The title of richest horse race in the world now belongs to the newly announced $20 million Saudi Cup.

Equine athletes thunder down the stretch at King Abdulaziz Racetrack in Riyadh, Saudi Arabia, which is soon to be the home of the world’s richest horse race.(Image: AFP)

The inaugural running is set for King Abdulaziz Racetrack in Riyadh on Feb. 29, 2020. It’s a dirt event at 1 1/4 mile. A maximum of 14 starters will participate. Unlike other big-money races with a stiff entry fee, such as the Pegasus World Cup at Gulfstream Park, near Miami, this race will be free to enter and free to run in.

The prize for the winning horse will be $10 million (US) with horses down to 10th place sharing another $10 million (US).

The Saudi Cup announcement came at a launch news conference Wednesday at Saratoga.

World’s Richest Horse Races

  • $20 Million Saudi Cup (Riyadh, Saudi Arabia)
  • $12 Million Dubai World Cup (Meydan, UAE)
  • $9 Million Pegasus World Cup (Hallandale Beach, Florida)
  • $8.8 Million The Everest (Sydney, Australia)
  • $7 Million Pegasus World Cup Turf (Hallandale Beach, Florida)
  • $6 Million Japan Cup (Tokyo)
  • $6 Million Breeders’ Cup Classic (Arcadia, California)
  • $6 Millian Dubai Sheema Cup (Meydan, UAE)
  • $5.6 Million Prix de l’Arc de Triomphe (Paris, France)
  • $5.4 Million Melbourne Cup (Melbourne, Australia)
  • $5 Million Dubai Turf (Meydan, UAE)
  • $4.1 Million Tokyo YÅ«shun Japanese Derby (Tokyo)
  • $3 Million Kentucky Derby (Louisville, Kentucky)

Race Favorably Scheduled for Top Runners

From His Royal Highness Prince Bandar bin Khalid Al Faisal:

“The introduction of the Saudi Cup as an international race is without doubt the most significant event in the history of horse racing in Saudi Arabia, and demonstrates our resolve to develop this great sport in the Kingdom of Saudi Arabia, and also our ambition to become a leading player on horse racing’s world stage.”

The Saudi Cup runs four weeks after Gulfstream’s 2020 Pegasus World Cup and four weeks prior the Dubai World Cup at Meydan. This scheduling allows the top international horses in training to have the opportunity to compete in all three of the most valuable dirt races in the world.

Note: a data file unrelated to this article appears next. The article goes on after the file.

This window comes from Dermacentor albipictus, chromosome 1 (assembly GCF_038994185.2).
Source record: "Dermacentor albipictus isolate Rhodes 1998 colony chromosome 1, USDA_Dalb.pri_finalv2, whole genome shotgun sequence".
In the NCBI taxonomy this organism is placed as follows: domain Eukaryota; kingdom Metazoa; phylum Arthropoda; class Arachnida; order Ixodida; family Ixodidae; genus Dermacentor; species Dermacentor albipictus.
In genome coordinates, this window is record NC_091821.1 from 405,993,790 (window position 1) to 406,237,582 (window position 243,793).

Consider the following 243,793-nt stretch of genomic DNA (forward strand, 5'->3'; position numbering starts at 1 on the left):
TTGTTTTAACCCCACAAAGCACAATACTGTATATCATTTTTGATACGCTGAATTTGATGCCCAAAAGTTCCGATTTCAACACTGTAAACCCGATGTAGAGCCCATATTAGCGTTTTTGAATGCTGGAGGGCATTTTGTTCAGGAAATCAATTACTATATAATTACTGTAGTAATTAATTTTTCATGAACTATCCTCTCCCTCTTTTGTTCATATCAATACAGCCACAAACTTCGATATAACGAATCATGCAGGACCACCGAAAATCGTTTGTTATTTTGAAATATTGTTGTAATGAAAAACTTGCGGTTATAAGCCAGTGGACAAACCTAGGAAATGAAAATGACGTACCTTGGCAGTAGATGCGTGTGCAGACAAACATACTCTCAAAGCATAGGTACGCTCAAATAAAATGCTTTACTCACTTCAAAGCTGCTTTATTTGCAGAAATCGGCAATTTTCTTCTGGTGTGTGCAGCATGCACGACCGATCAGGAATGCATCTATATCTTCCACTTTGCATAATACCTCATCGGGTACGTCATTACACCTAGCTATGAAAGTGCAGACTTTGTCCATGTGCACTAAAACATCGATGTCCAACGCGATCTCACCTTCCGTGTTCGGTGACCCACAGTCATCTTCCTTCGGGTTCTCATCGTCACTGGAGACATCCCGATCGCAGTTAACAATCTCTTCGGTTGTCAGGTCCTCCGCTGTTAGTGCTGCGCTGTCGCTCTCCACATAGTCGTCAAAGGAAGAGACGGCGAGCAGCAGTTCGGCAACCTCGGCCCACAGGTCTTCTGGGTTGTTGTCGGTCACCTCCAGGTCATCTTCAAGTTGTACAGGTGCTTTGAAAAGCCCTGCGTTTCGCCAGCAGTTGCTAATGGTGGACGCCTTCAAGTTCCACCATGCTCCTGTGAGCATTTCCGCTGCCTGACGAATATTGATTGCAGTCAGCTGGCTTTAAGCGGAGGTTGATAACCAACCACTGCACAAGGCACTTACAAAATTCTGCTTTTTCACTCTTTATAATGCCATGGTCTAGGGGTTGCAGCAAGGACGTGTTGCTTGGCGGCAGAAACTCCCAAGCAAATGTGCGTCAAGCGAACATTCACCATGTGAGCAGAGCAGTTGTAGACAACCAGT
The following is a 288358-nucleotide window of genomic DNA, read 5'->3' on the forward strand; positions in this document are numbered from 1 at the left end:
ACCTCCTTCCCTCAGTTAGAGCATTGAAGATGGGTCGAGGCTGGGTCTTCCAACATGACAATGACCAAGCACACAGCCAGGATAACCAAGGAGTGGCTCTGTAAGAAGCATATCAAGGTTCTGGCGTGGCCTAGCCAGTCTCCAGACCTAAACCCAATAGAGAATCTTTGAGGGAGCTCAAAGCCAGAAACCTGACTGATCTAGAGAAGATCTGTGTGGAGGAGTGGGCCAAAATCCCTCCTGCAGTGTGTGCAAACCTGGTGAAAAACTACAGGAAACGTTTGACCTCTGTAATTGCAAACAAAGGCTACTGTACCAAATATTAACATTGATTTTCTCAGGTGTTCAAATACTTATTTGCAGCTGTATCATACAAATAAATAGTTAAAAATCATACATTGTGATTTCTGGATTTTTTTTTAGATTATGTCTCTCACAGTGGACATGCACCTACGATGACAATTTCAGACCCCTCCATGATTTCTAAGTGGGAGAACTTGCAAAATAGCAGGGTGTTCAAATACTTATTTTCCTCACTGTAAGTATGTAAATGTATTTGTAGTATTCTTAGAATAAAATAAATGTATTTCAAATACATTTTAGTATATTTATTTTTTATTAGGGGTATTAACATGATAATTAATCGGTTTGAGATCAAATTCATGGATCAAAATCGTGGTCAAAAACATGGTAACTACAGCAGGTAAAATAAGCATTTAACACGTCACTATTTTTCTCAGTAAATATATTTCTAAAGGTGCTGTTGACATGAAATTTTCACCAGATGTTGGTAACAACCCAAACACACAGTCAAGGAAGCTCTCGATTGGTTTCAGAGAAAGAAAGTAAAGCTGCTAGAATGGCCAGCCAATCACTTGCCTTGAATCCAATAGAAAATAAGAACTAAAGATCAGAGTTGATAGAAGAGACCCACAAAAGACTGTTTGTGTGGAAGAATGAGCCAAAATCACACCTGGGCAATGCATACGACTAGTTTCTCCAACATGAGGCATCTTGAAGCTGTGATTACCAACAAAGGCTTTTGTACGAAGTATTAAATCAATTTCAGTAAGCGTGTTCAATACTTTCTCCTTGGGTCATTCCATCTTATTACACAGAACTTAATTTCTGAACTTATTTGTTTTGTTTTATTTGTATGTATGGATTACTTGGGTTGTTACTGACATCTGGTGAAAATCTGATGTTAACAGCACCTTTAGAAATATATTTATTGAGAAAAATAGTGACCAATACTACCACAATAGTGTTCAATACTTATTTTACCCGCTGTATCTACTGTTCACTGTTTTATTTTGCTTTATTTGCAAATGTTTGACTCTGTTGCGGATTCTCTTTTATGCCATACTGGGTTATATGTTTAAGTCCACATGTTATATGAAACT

The Pegasus World Cup had an entry fee of $1 million contributing to a purse value of $16 million in 2018. In 2019, the entry fee was reduced to $500,000 but the purse was cut to $9 million. This has allowed for the introduction of the Pegasus World Cup Turf race, which has a $7 million purse — with a $1 million bonus to any owner who wins both races.

The Dubai World Cup is currently worth $12 million with a minimal entry fee. US horses and connections usually have their expenses paid to run in this event.

For grass horses, the richest race is in Australia. It’s The Everest and is worth $8.8 million. Next is the $6 million Japan Cup in Tokyo followed by Europe’s most renown grass race, the Prix de l’Arc de Triomphe. It goes for $5.6 million at Longchamp at Chantilly, north of Paris.

All Expenses Paid for Invitees

King Abdulaziz Racecourse was founded in 2003. It has a 1 1/4 mile circumference, a three-furlong chute and a state-of-the-art dirt racing surface. It’s generally modeled after Belmont Park in metropolitan New York. However, Belmont boasts an additional quarter mile in circumference. Starters in the track’s 1 1/2 mile Belmont Stakes, third jewel of US racing’s Triple Crown start and finish at the same point in front of the main grandstand.

The Jockey Club of Saudi Arabia says it will arrange and fund the shipment of all invited horses. Additionally it will arrange and pay for the flights and hotel accommodation of the horses’ connections. The Saudi Cup card will be fortified by a series of added international races as part of the undercard ahead of the showcase race.

Further details on these supporting races and the full race program will be announced at a later date.


  1. I believe the author made a small error–the Pegsus World Cup Turf has a $7 million purse, and should have been ranked as the 5th richest race in the world.

  2. Thanks Rinaldo … that was more the editor’s fault than the author’s. Still, on closer look, we realized we did indeed leave out the new PWC Turf race, which should’ve been included at #5, as you suggested.

    Have made the correction. Thanks for the assist!